During a recent bout of infirmity, I turned for solace to the greatest storyteller of modern times, Sir Arthur Conan Doyle (1859-1930).  If this sounds like excessive praise, I ask you—no, I defy you—to name his superior, or even his nearest rival, for that title.

Late in the Victorian era, Conan Doyle, a struggling physician, tried his hand at fiction.  He wrote a novella, A Study in Scarlet, featuring an eccentrically brilliant detective, narrated by the admiring doctor who shares rooms with him in London.  Sherlock Holmes was modeled on one of Conan Doyle’s teachers in medical school, a Dr. Joseph Bell, who’d had a knack for making startling deductions from tiny physical details of his patients’ appearance.

The book, first published in a London magazine in 1887, was not a great success.  But two years later, its sequel, The Sign of Four, proved the most sensationally popular piece of fiction since Dickens, and Holmes’ further adventures only increased the reading public’s ravenous appetite for him, which has never abated.

Even today, needless to say, Holmes has countless admirers, many of them obsessive.  He has had, and still has, a life of his own—in innumerable novels, movies, television productions, and, of course, imitators.  He has spawned the enormous genre of detective fiction, in spite of critical neglect and even contempt.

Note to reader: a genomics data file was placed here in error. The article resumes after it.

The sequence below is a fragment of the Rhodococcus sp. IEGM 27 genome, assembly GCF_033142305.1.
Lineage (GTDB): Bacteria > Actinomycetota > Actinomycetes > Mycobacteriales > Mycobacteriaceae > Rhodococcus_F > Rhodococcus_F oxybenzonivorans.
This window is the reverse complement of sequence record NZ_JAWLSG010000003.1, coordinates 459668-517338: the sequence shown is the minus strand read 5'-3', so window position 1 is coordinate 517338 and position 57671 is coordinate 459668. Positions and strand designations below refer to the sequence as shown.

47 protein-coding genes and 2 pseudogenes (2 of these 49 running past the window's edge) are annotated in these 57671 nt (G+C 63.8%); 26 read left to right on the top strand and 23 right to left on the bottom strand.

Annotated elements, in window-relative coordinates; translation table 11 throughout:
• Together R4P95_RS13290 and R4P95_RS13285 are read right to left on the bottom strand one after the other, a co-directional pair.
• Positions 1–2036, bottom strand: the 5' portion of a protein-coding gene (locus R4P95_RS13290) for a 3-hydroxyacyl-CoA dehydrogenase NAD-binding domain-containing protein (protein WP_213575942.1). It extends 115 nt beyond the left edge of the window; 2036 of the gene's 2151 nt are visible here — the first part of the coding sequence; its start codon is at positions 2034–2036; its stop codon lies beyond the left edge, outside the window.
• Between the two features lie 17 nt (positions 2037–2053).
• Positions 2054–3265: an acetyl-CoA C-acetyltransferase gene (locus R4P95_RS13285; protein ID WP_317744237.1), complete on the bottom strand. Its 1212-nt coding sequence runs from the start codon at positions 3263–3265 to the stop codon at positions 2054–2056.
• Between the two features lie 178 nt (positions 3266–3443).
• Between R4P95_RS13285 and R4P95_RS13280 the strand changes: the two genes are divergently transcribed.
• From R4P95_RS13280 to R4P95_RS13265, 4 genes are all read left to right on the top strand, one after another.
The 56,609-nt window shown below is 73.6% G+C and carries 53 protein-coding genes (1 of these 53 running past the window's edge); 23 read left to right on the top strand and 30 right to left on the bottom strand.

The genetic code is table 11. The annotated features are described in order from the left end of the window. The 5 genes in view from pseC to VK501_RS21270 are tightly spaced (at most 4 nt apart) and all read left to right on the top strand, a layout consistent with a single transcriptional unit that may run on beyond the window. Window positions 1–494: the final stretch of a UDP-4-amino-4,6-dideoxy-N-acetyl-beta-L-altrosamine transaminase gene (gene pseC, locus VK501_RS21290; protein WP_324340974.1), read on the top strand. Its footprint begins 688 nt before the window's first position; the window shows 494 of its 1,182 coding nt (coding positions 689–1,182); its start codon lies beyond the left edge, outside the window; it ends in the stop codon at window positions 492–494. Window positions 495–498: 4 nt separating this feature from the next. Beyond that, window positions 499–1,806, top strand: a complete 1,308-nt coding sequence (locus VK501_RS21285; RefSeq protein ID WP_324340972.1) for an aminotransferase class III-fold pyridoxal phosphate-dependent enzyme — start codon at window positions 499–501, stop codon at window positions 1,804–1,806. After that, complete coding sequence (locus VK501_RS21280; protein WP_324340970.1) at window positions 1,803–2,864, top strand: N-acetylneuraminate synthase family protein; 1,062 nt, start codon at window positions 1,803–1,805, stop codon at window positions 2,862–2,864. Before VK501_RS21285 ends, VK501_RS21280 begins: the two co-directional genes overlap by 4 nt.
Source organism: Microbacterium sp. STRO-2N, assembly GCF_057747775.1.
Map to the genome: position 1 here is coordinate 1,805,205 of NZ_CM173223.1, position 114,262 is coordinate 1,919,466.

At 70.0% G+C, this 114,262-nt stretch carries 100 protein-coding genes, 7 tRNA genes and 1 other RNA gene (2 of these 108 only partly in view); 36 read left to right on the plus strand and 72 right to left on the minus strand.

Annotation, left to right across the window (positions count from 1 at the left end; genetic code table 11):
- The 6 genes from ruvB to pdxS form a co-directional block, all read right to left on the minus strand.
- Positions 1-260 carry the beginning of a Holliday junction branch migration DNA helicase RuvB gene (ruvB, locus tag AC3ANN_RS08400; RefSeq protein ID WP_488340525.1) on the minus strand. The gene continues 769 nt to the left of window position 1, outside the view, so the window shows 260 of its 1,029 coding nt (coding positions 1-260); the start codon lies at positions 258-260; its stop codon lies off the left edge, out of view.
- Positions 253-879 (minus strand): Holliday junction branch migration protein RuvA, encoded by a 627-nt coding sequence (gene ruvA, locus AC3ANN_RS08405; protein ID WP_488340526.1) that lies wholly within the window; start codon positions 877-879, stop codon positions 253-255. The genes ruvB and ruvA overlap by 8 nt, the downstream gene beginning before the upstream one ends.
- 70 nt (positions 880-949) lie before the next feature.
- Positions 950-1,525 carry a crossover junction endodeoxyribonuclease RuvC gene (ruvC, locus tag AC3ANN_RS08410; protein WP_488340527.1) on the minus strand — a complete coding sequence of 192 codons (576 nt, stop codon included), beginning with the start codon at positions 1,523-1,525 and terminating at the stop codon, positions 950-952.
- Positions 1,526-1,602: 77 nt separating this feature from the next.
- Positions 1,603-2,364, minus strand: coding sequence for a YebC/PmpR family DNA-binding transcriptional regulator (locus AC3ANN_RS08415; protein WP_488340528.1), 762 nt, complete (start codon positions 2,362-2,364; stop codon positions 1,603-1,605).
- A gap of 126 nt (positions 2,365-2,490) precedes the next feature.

Conan Doyle himself, distressed that Holmes overshadowed his other fiction, tried to finish him off in “The Final Problem” in 1893, leaving him apparently dead.  The public was outraged.  But popular demand led the author to write a “posthumous” Holmes novel, The Hound of the Baskervilles, and then to resume the stories on the pretext that Holmes wasn’t dead after all.

Plausible?  Of course not.  But none of the stories are.  Holmes’ deductions are so outlandish that only Watson could recount them with a straight face.  Conan Doyle’s sly humor always peaks when the detective sums up a package of impossibly outré “clues” and demands, “Well, Watson, what do you make of it?”  Watson’s infallibly befuddled attempts to explain them—the word “clueless” springs anachronistically to mind—bring both the mystery and the comedy to a head.

Watson himself, though, is the indispensable plot device, the baffled sidekick who serves as foil to Holmes’ brilliance.  The real point of the story is not to solve a crime but to display a fascinating personality, as Holmes suggests when he affectionately calls Watson “my Boswell.”  Later detective fiction would likewise revolve around the sleuth’s masterly personality—Lord Peter Wimsey, Hercule Poirot, Nero Wolfe, and so on—until a reaction, chiefly American, set in.

As Raymond Chandler put it in The Simple Art of Murder, Dashiell Hammett “took murder out of the conservatory and put it in the alley, where it belongs.”  The hard-boiled American dick, talking like Hemingway, supplanted the genteel, polished British sleuth, and the sidekick was usually dispensed with, as were adverbs and subordinate clauses.  Chandler’s contempt for Holmes was explicit: The plots were absurd, and they owed their appeal chiefly to “a few lines of unforgettable dialogue.”